Electrically charged paint keeps motorcycles aglow

Publish Date: 
Oct 3, 2012

MEDINA, Ohio – Attention, custom motorcycle builders. If you think your projects aren’t turning enough heads already, startup company Darkside Scientific wants to sell you a whole new level of cool.

The company has filed for a patent on its Lumilor light-up paint, which glows when electric current passes through it. Andy Zsinko, Darkside founder and self-described lab rat, recently told the Cleveland Plain Dealer he is in talks with paint companies and several industrial manufacturers about the product.

A skateboard-size swath of light-up paint could cost as much as $400, Zsinko said. One of the phosphorous compounds he uses costs $300 for an 8-ounce jar.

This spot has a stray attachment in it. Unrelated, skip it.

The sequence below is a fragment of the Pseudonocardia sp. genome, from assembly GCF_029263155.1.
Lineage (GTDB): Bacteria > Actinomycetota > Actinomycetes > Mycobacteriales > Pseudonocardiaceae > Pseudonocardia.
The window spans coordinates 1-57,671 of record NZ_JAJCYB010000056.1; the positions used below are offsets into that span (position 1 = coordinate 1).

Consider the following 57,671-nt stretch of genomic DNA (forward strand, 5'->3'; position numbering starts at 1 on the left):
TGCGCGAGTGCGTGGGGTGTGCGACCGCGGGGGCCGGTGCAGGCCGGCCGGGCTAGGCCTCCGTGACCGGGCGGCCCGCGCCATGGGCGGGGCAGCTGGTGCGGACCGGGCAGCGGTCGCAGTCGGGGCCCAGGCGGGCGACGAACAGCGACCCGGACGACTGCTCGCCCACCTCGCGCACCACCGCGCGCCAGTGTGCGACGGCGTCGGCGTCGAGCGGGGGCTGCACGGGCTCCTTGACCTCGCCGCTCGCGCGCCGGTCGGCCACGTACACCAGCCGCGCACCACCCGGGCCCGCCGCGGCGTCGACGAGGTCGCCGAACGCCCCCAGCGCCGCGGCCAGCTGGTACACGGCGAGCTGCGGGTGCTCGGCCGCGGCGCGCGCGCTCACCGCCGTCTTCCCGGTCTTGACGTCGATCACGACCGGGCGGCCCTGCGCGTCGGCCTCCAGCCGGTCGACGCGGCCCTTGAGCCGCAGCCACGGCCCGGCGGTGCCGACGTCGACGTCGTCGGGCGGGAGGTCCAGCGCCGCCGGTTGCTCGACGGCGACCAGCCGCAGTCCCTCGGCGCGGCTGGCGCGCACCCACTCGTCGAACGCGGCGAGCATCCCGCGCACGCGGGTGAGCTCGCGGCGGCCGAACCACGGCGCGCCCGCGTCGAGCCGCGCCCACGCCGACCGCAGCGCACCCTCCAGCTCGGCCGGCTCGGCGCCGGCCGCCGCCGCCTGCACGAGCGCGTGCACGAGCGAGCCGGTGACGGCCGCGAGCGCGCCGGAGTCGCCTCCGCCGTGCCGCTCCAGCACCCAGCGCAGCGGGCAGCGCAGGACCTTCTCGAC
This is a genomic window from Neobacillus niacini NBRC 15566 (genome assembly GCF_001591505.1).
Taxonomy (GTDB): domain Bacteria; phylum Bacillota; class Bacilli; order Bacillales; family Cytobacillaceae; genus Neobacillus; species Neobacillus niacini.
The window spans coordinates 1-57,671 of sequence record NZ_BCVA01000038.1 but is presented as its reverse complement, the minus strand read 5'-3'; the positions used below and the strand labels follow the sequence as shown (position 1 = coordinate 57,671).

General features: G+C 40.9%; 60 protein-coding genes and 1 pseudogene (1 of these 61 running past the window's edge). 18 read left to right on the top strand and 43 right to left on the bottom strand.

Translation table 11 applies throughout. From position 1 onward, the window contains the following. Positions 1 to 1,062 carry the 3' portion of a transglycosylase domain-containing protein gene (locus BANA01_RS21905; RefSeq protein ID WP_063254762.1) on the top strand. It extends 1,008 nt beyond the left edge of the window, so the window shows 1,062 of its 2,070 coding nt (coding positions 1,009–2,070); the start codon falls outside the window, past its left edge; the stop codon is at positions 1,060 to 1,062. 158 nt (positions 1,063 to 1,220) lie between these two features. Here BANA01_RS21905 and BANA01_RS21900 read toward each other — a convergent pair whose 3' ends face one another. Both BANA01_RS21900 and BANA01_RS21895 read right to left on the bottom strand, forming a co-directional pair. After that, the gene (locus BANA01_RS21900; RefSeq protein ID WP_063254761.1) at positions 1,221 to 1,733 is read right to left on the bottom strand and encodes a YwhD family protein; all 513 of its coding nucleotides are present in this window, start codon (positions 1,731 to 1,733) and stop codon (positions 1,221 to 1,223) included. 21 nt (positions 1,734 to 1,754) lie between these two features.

Lumilor is applied in several layers. Lower layers create the electrical field under phosphorous-based materials that glow, then it gets a clear coat. Zsinko said he has to add electrodes to activate the electrical field.

Cleveland CycleWerks, a Cleveland-based parts and production motorcycle manufacturer, is reportedly working with Darkside to make a few bikes with light-up fenders and tanks. Each of the companies will keep one for display, then Darkside will commission five more to sell at $15,000 each ($2,500 of which will get donated to the Wounded Warrior Project), reportedly  to raise money to take the company to the next level.

Posted by Holly Wagner